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Lecture 2

Lecture 2 The Rise of Evolutionary Thinking & Shifting Paradigms

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Larry Sawchuk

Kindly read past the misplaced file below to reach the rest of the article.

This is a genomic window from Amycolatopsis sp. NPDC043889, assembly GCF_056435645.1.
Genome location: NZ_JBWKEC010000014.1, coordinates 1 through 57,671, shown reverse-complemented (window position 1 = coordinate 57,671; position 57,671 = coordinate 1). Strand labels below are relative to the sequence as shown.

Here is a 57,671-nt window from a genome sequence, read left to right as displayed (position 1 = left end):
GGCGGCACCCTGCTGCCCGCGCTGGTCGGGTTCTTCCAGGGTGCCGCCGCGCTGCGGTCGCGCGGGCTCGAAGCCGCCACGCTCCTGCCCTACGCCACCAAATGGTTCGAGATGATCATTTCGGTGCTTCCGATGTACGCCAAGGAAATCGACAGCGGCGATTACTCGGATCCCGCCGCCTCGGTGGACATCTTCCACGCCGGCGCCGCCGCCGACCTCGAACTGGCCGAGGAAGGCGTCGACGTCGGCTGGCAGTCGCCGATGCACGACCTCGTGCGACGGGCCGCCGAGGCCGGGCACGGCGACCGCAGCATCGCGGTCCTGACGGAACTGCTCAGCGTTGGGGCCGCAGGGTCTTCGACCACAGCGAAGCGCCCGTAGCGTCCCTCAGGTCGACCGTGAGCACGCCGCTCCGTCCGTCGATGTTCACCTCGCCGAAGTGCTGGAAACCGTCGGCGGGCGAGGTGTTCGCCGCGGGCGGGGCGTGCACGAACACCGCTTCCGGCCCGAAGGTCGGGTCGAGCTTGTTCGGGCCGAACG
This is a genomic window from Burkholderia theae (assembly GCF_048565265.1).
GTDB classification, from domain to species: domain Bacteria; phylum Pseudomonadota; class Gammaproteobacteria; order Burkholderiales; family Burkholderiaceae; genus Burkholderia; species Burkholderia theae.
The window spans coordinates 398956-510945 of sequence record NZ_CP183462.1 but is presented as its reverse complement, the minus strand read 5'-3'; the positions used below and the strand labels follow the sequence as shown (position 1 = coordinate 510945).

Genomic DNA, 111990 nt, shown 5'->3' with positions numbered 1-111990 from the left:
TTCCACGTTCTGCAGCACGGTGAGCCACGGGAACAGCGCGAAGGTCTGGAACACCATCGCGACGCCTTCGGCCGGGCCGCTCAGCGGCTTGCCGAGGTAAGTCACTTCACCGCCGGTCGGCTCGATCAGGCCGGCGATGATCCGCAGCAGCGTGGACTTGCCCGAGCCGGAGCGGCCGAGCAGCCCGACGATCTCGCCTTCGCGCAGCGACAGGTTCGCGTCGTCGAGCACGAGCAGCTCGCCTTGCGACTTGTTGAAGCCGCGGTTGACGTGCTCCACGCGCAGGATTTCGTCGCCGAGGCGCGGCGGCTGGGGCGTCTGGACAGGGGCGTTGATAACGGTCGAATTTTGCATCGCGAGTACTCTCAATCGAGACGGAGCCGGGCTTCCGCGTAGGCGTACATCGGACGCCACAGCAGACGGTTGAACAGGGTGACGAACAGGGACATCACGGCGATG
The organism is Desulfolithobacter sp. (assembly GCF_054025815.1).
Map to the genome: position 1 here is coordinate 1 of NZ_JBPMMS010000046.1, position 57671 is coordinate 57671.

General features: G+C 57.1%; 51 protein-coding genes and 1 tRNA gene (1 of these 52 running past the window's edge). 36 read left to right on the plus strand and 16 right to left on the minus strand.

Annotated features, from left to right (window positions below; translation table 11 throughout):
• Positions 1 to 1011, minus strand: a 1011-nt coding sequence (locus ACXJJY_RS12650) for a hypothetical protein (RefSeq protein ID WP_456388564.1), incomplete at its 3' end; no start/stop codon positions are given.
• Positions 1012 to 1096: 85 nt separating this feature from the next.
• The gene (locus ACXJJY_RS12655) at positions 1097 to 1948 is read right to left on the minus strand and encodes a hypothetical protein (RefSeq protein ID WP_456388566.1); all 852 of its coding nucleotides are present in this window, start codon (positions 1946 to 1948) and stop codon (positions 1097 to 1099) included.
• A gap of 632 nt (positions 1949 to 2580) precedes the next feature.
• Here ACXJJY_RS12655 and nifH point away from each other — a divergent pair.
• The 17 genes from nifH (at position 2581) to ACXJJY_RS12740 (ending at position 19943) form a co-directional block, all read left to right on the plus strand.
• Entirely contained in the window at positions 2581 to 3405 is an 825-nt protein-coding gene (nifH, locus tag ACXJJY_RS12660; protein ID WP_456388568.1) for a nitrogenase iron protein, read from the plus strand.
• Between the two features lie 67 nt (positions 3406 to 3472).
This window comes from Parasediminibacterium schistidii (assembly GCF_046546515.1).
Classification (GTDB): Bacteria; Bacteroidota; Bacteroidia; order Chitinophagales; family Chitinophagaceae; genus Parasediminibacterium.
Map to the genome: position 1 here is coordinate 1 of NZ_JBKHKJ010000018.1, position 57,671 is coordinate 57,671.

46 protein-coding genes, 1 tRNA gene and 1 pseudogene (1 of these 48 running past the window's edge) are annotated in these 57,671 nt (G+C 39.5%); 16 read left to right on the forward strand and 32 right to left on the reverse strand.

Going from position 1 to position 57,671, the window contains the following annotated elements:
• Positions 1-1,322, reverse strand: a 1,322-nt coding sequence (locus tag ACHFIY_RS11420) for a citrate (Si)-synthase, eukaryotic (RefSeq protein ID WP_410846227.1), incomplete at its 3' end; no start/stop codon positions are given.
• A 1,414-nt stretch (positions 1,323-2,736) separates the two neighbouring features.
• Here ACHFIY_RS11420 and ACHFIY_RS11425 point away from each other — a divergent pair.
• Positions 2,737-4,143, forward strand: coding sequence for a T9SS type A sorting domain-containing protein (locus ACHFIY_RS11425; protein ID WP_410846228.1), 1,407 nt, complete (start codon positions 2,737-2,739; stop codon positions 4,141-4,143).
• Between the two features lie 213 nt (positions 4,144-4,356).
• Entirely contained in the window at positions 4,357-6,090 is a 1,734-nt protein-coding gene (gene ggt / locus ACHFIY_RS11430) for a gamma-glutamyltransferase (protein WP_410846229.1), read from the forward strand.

Lecture 2 - The Rise of Evolutionary Thinking & Shifting Paradigms Monday, September 17, 2012 11:20 AM Evolution Micro  Process  Living populations  Generations (25-30 years) Macro  Product  Fossils  100,000 years 15-49 years old - typical age for reproduction Anthroposcopic  You don't see the blood type or any other internal qualities  However there is a lot of variation among the individuals Human Variation during the 17th and 18th century  Awareness of human (plant, animal) diversity emerged in the "age of European exploration"  The age of European exploration o On ships - they started to appreciate variation  The concept of human variation challenged Creationism (all humans descended, unchanged, from an original pair) o Creationism goes back to the 1600s - believes everyone descended from 2 individuals, Adam and Eve  How could such diversity exist? Individual variability within a population (polymorphic) and also among "ethnic" groups (polytypic)? o Monomorphic - everyone's the same Early Thought on the World (Pre-Darwinian Thinking) **EXAM QUESTION  The world was the product of grand design  The world was static & unchanging  Typological thinking was the norm o The ideal Caucasian, or the ideal Asian  Variation was the product of imperfection Early Thoughts  Humans existed independent of nature  The earth was relatively young  James Ussher **EXAM  17th century archbishop  Pegged date of Creation to 9 am October 23, 4004 B.C. o From the Bible **EXAM (Genealogical reconstruction)  Major early approaches to explaining VARIATION and CHANGE in the natural world during the 19th century: o Great Chain of Being  A revival of Aristotle's view of idealized living forms  One proponent was the French naturalist: Jean Baptiste Lamark Great Chain of Being  Comprehensive framework for interpreting the world (including inanimate objects)  Every kind of living organism is linked in an enormous chain guided by divine principles  Steps in the chain organised so that an organism differed from those above and below by least possible difference Principles Underlying the Great Chain of Being  Continuity: single line - those with similarities closest together  Plentitude: no gaps in the cahin; a benevolent God created all possible organisms  Unilenear Graduation: a single hierarchy depending on degree to which they depart from divine ideal (angels highest, humans just below and represent "the highest perfection of nature") Great Cha
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